Becoming the only other lawmaker to do so, Sen. Joe Lieberman (I-Conn.) joins Rep. Paul Ryan (R-Wis.) in eschewing demagoguery and offering a plan for reforming, and hence saving, Medicare. The Lieberman plan has the benefit of recognizing that we have a real problem and that Medicare “as we know it” will collapse:
Bottom line, Medicare is hurtling toward its demise — our government is approaching a cataclysmic fiscal tipping point — while Washington is busy posturing for the next election.
He takes a different approach than Ryan, bu he’s not buying into the White House line that Obamacare “already” fixed Medicare. Lieberman’s plan has these components: 1)“raising the Medicare eligibility age every year starting in 2014 by two months until it reaches 67 in 2025”; 2) “implementing a single, combined Part A and Part B deductible, requiring a co-pay on all Medicare services and adding a maximum out-of-pocket benefit that will give seniors peace of mind by promising them that they will not have to pay more than a set amount of their health-care costs annually”; 3) raising “the premiums for all new enrollees in Part B (doctor’s services) and Part D (prescriptions) starting in 2014 to 35 percent of program costs”; 4) reforming Medigap policies; and 5) raising taxes on “higher-income Americans [who will] pay an additional 1 percent of every dollar they earn over $250,000 to help save the program.”
I imagine the left will hate this far more than the right. Lieberman’s plan is in some ways more disruptive than Ryan’s because it requires those under age 55. and not just well-off seniors, to start paying more for their own health care. In essence, these are the more radical measures we would have to resort to if the Ryan plan doesn’t work. Moreover, Lieberman himself concedes his plan only buys another 20 years for the program. What then?
Conservatives will, of course, object to the revenue element. They are also likely to point out that the Ryan plan offers the sort of gradual, nondisruptive reform that the Lieberman plan accepts as an unfortunate necessity. Yuval Levin, writing in the Weekly Standard, explained the “radical gradualism” of Ryan’s approach to the debt problem. Specifically, on Ryan’s Medicare plan, which doesn’t kick in for 10 years, he wrote:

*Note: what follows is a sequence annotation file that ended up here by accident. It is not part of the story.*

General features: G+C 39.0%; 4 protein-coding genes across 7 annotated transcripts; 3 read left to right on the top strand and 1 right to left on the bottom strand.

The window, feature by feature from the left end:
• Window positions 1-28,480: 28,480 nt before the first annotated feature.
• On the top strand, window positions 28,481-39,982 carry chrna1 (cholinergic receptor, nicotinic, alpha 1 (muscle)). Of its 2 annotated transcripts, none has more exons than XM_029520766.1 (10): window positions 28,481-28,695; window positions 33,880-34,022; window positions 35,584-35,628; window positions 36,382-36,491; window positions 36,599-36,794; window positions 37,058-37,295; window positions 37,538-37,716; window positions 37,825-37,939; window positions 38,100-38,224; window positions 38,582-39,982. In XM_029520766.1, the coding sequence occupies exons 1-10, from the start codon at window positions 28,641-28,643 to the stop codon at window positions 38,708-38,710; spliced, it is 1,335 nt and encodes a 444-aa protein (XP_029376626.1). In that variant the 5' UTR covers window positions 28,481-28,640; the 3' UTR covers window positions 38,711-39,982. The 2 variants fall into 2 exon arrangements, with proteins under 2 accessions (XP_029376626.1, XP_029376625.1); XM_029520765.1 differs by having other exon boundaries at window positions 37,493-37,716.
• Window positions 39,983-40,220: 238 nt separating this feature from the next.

If you believe we confront an urgent crisis, why would your most significant proposal be put on hold for a decade, and exclude today’s retirees and near-retirees? Because Ryan’s basic goal is to avoid a disruptive shock in American life. His transformation of Medicare aims to allow those who have made long-term plans around certain expectations to keep those plans, and to allow others to make their own plans around the new arrangement. The 10-year lag is thus a crucial part of the reform, and the clock must start soon because waiting would mean that when the programs are forced to change, the change would have to be sudden and harsh.
From my perspective, there is a great deal that is positive in Lieberman’s plan. The notion that seniors have to take more responsibility for their own health care is critical to reworking the system into a viable plan that can be sustainable in the long run. Lieberman avoids the charges of “privatization” but in fact makes Medicare more akin to private plans, which don’t pay 100 percent of costs. And from a political perspective, he highlights that Ryan’s plan is the most gradual plan out there.
While I and other conservatives question whether Lieberman’s plan is a long-term fix for the system and object to the tax elements (unless, for example, they are offset by lower marginal tax rates), Lieberman should be praised for presenting a credible proposal. If Democrats in Congress and the White House would likewise acknowledge that Medicare “as we know it” is going away and that seniors must absorb more of their own health-care costs, we might actually make some progress. I suspect, unfortunately, that Lieberman will be a lonely figure; the issue is too attractive for the Democrats to demagogue. I would not expect a grand bargain on Medicare before 2012.